MOSCOW: Russia on Tuesday criticised Washington's blacklisting of a high-ranking official and the suspects in the murder of ex-spy Alexander Litvinenko as a move by the outgoing administration to further sour ties.

Kremlin spokesman Dmitry Peskov told reporters the US decision to blacklist Investigative Committee chief Alexander Bastrykin and Litvinenko's alleged assassins, lawmaker Andrei Lugovoi and Dmitri Kovtun, represented "further steps in the artificially created degradation of our relations".

"We deeply regret the fact that a lingering period of unprecedented degradation in our bilateral ties occurred during (US President Barack) Obama's second presidential term," Peskov said.

"We are convinced that this does not coincide with our interests or those of Washington."

The US Treasury on Monday added Bastrykin, Lugovoi and Kovtun to the Magnitsky Act sanctions list in the latest spike of diplomatic tensions between Moscow and Washington.

State Department spokesman John Kirby said the additions followed "extensive research" and targeted individuals with "roles in the repressive machinery of Russia's law enforcement systems, as well as individuals involved in notorious human rights violations."

Relations between the two countries, already badly damaged by the conflicts in Ukraine and Syria, have tumbled further still as Washington has accused the Kremlin of orchestrating cyber attacks aimed at influencing the results of November's White House race.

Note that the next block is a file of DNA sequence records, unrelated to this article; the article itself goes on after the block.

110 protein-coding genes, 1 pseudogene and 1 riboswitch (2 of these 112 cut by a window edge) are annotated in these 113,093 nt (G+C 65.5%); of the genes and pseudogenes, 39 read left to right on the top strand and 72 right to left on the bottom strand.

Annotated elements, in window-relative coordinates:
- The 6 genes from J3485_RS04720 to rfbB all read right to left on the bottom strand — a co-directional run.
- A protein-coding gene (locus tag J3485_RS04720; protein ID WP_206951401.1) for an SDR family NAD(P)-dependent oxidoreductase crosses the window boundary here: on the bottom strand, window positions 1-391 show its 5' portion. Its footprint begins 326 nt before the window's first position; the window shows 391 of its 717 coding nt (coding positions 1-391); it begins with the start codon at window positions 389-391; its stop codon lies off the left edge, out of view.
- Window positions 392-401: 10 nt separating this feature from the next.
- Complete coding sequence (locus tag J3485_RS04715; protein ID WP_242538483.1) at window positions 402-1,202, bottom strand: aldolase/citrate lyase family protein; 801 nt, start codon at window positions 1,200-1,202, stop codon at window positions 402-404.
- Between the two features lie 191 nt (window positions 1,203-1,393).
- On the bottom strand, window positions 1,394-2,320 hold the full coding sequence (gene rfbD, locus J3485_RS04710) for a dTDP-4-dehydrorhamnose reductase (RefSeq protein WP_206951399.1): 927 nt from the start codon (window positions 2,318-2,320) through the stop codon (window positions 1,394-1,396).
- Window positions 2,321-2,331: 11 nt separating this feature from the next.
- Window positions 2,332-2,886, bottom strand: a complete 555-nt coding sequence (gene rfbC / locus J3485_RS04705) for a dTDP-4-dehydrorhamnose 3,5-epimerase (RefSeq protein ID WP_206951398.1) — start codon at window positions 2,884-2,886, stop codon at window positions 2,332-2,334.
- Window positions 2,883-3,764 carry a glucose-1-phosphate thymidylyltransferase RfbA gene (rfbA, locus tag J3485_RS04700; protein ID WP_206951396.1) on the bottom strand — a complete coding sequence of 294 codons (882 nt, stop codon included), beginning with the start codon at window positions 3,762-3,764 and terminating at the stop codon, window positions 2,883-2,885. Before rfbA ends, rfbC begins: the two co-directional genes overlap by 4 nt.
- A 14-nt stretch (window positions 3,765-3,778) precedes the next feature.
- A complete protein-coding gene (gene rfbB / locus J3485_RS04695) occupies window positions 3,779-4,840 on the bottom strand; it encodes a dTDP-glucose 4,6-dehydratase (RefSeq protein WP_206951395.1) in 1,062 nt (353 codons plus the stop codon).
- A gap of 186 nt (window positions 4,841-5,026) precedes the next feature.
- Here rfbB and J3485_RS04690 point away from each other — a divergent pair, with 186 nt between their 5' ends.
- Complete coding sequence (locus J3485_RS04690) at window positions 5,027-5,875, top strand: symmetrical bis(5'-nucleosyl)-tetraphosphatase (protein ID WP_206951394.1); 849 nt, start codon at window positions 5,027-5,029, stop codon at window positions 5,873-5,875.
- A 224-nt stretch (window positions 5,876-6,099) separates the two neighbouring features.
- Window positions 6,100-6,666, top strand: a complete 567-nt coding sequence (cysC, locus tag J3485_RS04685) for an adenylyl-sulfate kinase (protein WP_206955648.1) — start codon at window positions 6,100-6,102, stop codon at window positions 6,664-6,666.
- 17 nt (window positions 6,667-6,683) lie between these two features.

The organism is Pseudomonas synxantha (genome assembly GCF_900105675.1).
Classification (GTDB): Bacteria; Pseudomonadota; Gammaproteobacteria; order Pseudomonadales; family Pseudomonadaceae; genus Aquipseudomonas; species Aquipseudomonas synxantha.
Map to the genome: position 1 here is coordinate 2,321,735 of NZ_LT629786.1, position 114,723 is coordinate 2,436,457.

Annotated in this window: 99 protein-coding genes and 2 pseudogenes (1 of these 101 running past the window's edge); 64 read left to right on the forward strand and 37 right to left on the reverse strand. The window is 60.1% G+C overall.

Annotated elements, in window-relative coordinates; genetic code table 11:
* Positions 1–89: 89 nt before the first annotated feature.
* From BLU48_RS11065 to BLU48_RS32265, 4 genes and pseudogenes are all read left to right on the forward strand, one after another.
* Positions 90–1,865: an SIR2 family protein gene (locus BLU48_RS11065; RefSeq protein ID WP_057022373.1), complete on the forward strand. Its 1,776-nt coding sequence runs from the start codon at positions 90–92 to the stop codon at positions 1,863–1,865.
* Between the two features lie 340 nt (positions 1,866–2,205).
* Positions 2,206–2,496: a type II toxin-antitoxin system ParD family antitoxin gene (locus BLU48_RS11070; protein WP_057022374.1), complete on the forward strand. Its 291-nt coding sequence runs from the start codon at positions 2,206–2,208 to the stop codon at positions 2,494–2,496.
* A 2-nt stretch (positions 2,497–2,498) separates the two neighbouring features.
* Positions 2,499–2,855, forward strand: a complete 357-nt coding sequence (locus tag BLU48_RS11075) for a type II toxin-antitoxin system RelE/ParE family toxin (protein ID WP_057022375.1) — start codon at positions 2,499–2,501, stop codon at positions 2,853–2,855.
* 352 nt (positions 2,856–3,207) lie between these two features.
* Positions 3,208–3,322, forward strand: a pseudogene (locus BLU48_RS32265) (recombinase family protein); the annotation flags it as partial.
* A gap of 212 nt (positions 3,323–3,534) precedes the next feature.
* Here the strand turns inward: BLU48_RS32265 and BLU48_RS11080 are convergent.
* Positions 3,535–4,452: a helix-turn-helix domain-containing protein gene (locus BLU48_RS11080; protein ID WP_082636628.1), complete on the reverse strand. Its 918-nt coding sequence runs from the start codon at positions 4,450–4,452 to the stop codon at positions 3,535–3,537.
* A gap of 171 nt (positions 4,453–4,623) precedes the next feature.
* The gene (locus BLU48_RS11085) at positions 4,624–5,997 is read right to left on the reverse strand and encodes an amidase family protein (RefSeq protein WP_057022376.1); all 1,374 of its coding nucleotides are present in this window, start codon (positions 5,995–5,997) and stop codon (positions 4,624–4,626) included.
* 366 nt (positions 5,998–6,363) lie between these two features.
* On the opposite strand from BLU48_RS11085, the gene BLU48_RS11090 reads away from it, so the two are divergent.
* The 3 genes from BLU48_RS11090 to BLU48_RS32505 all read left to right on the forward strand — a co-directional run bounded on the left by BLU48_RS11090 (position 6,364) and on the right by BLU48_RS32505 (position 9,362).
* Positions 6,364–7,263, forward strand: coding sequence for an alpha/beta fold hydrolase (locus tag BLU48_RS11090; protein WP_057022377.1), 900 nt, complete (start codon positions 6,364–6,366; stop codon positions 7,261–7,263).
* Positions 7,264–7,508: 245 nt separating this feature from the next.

US intelligence agencies last week released a report saying that Russian President Vladimir Putin personally ordered a hacking campaign and media manipulation to upend Democratic candidate Hillary Clinton's efforts to win the election.

Moscow, which branded the report baseless and amateurish, has repeatedly rejected the accusations, over which Obama last month expelled 35 Russian diplomats allegedly involved in espionage and due to "harassment" of US diplomats in Russia.

Deputy Russian Foreign Minister Sergei Ryabkov said in a statement the Obama administration's efforts to sanction Moscow before relinquishing power were "disgraceful".

"Its bad manners and outright Russophobia these days have mixed with its anger over the loss of its candidate in the presidential elections and its urge to search for those guilty for the defeat everywhere but at home," Ryabkov said.

- 'Absurd' sanctions -

Lawmaker Lugovoi dismissed his inclusion on the sanctions list as "absurd", telling Russian media he was "perplexed" by the decision.

"I think that Obama is now rushing before handing over ... to harm and spite Russia in any way he can, and this has led to absurd things," RIA Novosti state news agency quoted him as saying.

Litvinenko, an ex-spy turned Kremlin critic, died of radiation poisoning in 2006 aged 43, three weeks after drinking tea laced with radioactive polonium at an upmarket London hotel.

An inquiry last year found that Lugovoi and Kovtun were likely to have carried out Litvinenko's poisoning on the instructions of the Russian security services -- accusations Lugovoi has dismissed as "nonsense".

The Magnitsky Act was originally passed to allow US officials to impose sanctions on Russians implicated in the 2009 prison death of Russian tax fraud whistleblower Sergei Magnitsky.

But more individuals have been blacklisted over the years.

The list now includes 44 people whose assets are frozen under US jurisdiction, and who are barred from doing business with Americans or receiving US visas.